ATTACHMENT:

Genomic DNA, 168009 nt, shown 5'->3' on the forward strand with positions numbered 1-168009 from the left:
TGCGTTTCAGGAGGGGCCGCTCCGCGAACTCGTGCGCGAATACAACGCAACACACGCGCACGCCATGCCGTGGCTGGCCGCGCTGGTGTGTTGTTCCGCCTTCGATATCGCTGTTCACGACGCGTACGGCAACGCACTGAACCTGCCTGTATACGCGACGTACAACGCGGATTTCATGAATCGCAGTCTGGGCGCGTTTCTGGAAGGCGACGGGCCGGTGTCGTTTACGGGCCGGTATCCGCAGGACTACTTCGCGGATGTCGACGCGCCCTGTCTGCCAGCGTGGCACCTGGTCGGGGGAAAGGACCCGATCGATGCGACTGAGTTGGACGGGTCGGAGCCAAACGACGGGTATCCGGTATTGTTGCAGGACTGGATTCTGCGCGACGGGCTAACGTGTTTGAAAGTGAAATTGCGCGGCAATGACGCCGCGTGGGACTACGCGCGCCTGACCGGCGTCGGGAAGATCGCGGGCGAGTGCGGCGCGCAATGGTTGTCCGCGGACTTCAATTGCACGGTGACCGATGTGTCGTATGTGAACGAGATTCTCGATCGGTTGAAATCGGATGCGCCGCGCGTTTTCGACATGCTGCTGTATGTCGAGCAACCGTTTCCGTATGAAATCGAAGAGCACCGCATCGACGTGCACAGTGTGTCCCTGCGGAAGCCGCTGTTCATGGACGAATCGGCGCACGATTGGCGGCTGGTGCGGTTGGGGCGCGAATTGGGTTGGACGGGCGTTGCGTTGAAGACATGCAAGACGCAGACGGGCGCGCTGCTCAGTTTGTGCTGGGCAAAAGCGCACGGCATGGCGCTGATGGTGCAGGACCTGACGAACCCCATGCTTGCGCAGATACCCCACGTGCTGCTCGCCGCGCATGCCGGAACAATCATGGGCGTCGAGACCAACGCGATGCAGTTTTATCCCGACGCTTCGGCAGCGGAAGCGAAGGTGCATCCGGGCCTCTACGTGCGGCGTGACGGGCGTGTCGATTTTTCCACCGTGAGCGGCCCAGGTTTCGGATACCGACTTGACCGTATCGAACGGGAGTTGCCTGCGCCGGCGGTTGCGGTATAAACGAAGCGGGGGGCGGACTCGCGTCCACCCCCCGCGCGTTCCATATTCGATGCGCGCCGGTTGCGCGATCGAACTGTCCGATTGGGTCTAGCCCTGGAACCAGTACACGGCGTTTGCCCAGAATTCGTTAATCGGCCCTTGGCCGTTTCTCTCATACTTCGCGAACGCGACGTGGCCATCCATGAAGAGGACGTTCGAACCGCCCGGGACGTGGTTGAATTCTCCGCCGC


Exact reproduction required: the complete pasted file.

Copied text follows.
Genomic DNA, 168009 nt, shown 5'->3' on the forward strand with positions numbered 1-168009 from the left:
TGCGTTTCAGGAGGGGCCGCTCCGCGAACTCGTGCGCGAATACAACGCAACACACGCGCACGCCATGCCGTGGCTGGCCGCGCTGGTGTGTTGTTCCGCCTTCGATATCGCTGTTCACGACGCGTACGGCAACGCACTGAACCTGCCTGTATACGCGACGTACAACGCGGATTTCATGAATCGCAGTCTGGGCGCGTTTCTGGAAGGCGACGGGCCGGTGTCGTTTACGGGCCGGTATCCGCAGGACTACTTCGCGGATGTCGACGCGCCCTGTCTGCCAGCGTGGCACCTGGTCGGGGGAAAGGACCCGATCGATGCGACTGAGTTGGACGGGTCGGAGCCAAACGACGGGTATCCGGTATTGTTGCAGGACTGGATTCTGCGCGACGGGCTAACGTGTTTGAAAGTGAAATTGCGCGGCAATGACGCCGCGTGGGACTACGCGCGCCTGACCGGCGTCGGGAAGATCGCGGGCGAGTGCGGCGCGCAATGGTTGTCCGCGGACTTCAATTGCACGGTGACCGATGTGTCGTATGTGAACGAGATTCTCGATCGGTTGAAATCGGATGCGCCGCGCGTTTTCGACATGCTGCTGTATGTCGAGCAACCGTTTCCGTATGAAATCGAAGAGCACCGCATCGACGTGCACAGTGTGTCCCTGCGGAAGCCGCTGTTCATGGACGAATCGGCGCACGATTGGCGGCTGGTGCGGTTGGGGCGCGAATTGGGTTGGACGGGCGTTGCGTTGAAGACATGCAAGACGCAGACGGGCGCGCTGCTCAGTTTGTGCTGGGCAAAAGCGCACGGCATGGCGCTGATGGTGCAGGACCTGACGAACCCCATGCTTGCGCAGATACCCCACGTGCTGCTCGCCGCGCATGCCGGAACAATCATGGGCGTCGAGACCAACGCGATGCAGTTTTATCCCGACGCTTCGGCAGCGGAAGCGAAGGTGCATCCGGGCCTCTACGTGCGGCGTGACGGGCGTGTCGATTTTTCCACCGTGAGCGGCCCAGGTTTCGGATACCGACTTGACCGTATCGAACGGGAGTTGCCTGCGCCGGCGGTTGCGGTATAAACGAAGCGGGGGGCGGACTCGCGTCCACCCCCCGCGCGTTCCATATTCGATGCGCGCCGGTTGCGCGATCGAACTGTCCGATTGGGTCTAGCCCTGGAACCAGTACACGGCGTTTGCCCAGAATTCGTTAATCGGCCCTTGGCCGTTTCTCTCATACTTCGCGAACGCGACGTGGCCATCCATGAAGAGGACGTTCGAACCGCCCGGGACGTGGTTGAATTCTCCGCCGC